A stroke survivor has said he would have died without the support of a charity.
Stephen Hall, 53, of St Leonards, was the founder of several international companies and his business partner for one was James Caan, from Dragon’s Den.
He was constantly travelling for work overseas and working up to 70 hours a week.
But the father-of-two’s life was turned upside down when he had a stroke in 2015 and was rushed to Eastbourne DGH. He had to stop working and with that came a shocking struggle with the benefits system, which consequently made him homeless in February 2016.
While homeless, Stephen went on to have another more devastating stroke because of the stress and anxiety over his living situation.
The Stroke Association found out about Stephen’s story and helped him.
However last September, Stephen had a brain haemorrhage, which left him paralysed on one side of his body, memory loss, a communication difficulty called aphasia, and mobility issues.
Stephen said: “The Stroke Association was my lifeline. Without them, I’d be dead. East Sussex County Council (ESCC) shouldn’t be talking about how much money to take from the association. I was very lucky to have good stroke consultants at the hospital in Eastbourne. The care I received there put me in touch with the Stroke Association.”
He also thanked Hastings MP Amber Rudd for her help when his benefits were stopped. He said: “She took the time out to look after me and the benefits were reinstated. She was fantastic.”
Tara Galloway, head of stroke support for the Stroke Association, said: “Stroke is cruel. It strikes in an instant and its devastating effects can last a lifetime. We supported Stephen after he was discharged from hospital. Our local stroke co-ordinator gave him advice and support, and when he needed urgent financial support after being made homeless, we were able to offer Stephen a Life After Stroke Grant.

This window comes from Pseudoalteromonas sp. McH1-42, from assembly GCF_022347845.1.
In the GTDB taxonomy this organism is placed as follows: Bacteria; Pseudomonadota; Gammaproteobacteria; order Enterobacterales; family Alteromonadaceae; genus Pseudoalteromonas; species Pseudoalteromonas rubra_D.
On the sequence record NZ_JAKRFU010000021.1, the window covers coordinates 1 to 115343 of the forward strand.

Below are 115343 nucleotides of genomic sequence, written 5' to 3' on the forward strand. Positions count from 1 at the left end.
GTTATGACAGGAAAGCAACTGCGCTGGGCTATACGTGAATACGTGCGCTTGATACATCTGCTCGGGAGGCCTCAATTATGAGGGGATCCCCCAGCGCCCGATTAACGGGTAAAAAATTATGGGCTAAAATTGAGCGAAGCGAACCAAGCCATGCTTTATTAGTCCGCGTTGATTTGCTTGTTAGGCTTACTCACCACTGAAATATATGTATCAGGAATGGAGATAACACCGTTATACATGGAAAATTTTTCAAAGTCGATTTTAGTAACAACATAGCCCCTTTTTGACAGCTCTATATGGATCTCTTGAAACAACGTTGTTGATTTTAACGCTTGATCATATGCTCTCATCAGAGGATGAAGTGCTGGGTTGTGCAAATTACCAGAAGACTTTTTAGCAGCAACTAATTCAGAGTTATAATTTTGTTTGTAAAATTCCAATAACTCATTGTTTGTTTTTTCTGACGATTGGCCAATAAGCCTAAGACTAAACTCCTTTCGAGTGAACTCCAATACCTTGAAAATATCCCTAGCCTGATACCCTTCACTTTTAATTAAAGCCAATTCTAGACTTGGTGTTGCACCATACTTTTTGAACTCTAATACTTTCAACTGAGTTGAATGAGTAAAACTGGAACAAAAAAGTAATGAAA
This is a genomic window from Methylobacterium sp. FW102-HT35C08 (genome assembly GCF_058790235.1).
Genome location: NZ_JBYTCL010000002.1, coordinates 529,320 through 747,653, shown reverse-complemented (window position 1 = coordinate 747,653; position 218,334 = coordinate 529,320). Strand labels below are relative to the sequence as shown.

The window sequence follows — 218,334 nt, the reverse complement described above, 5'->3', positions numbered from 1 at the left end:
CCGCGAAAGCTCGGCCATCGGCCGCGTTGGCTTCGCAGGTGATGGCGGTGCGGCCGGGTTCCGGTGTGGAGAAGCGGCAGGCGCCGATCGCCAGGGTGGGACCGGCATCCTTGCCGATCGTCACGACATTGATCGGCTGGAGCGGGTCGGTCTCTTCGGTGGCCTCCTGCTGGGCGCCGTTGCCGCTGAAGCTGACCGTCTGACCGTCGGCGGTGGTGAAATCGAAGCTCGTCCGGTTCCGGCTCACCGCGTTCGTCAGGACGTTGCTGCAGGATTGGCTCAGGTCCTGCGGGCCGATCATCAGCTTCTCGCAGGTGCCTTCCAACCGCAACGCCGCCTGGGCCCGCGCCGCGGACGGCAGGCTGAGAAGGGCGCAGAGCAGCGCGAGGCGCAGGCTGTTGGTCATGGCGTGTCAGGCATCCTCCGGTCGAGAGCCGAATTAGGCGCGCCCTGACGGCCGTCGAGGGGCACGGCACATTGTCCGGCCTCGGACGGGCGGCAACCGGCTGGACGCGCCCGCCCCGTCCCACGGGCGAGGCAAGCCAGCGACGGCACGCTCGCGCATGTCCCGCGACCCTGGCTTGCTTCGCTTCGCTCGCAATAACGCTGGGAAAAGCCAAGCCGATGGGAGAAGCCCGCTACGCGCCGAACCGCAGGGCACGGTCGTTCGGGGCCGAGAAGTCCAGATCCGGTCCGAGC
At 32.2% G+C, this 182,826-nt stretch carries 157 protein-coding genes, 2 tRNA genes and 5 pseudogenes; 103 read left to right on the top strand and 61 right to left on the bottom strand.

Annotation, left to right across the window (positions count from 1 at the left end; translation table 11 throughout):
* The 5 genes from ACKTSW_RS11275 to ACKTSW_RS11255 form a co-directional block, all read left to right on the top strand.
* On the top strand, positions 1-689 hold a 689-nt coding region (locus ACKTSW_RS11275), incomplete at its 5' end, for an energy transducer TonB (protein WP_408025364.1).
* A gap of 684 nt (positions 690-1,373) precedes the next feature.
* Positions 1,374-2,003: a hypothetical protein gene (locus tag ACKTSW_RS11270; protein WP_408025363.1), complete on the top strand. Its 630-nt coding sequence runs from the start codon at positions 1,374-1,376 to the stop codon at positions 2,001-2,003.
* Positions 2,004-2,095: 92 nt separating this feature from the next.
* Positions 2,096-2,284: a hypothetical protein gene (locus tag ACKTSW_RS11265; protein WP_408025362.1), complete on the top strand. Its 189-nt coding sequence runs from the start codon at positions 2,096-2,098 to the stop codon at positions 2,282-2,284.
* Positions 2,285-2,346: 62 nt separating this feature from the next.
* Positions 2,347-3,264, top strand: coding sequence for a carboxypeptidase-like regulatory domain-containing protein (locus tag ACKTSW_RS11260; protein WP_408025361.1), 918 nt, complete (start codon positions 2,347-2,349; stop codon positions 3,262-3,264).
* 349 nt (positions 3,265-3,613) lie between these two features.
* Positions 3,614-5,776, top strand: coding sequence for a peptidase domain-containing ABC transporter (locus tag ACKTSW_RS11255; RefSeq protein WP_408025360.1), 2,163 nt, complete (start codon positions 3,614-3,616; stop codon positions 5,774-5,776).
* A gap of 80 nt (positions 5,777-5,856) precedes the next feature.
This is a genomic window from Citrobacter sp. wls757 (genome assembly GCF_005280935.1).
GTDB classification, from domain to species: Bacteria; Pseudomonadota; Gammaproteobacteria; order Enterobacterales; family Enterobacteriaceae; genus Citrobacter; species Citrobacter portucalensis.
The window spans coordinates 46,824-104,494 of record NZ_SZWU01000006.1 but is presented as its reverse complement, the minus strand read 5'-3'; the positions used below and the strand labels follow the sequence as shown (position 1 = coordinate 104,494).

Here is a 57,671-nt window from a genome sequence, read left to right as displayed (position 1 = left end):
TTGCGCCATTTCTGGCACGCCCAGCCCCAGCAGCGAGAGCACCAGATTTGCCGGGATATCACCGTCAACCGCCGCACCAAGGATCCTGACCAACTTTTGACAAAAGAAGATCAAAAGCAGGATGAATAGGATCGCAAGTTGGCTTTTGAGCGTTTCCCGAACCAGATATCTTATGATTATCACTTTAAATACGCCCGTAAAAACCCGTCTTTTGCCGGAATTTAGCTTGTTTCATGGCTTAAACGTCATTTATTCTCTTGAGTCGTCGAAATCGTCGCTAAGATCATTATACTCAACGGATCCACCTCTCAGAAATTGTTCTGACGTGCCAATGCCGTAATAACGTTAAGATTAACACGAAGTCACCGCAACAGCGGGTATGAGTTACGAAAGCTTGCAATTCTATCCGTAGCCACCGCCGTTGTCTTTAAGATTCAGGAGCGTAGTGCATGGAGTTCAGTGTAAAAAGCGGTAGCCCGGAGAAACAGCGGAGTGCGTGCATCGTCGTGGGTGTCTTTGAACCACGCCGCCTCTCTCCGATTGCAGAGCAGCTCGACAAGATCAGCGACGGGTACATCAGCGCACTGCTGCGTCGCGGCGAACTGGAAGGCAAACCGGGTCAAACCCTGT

“When we were told in January the county council was considering the cessation of £80,000 of funding for the Stroke Association’s support services in the county, we were shocked and appalled. If this funding is withdrawn, the association’s vital support will all come to an end in June. Stroke is the leading cause of disability in the UK, and our services have helped thousands of people to cope with the massive and sudden impact this condition brings. Stephen’s case is an example of how the support we provide helps people to live independently in their own homes as they rebuild their lives after a stroke.”
The county council launched a public consultation in February into proposals to cut almost £10m from its adult social care budget. The consultation closed last Wednesday (April 25). Proposals include reviewing county council funding for services delivered by the Stroke Association and reducing the council’s contribution to carer services.
When the consultation was launched, Cllr Carl Maynard, the council’s lead member for adult social care and health, said: “We are in the eighth year of spending cuts and what we do spend we need to focus very, very carefully on the most vulnerable and those with the greatest need.”
Stephen is holding a fundraising fishing event from June 2 to 9 at Orchard Place in Paddock Wood in aid of the Stroke Association.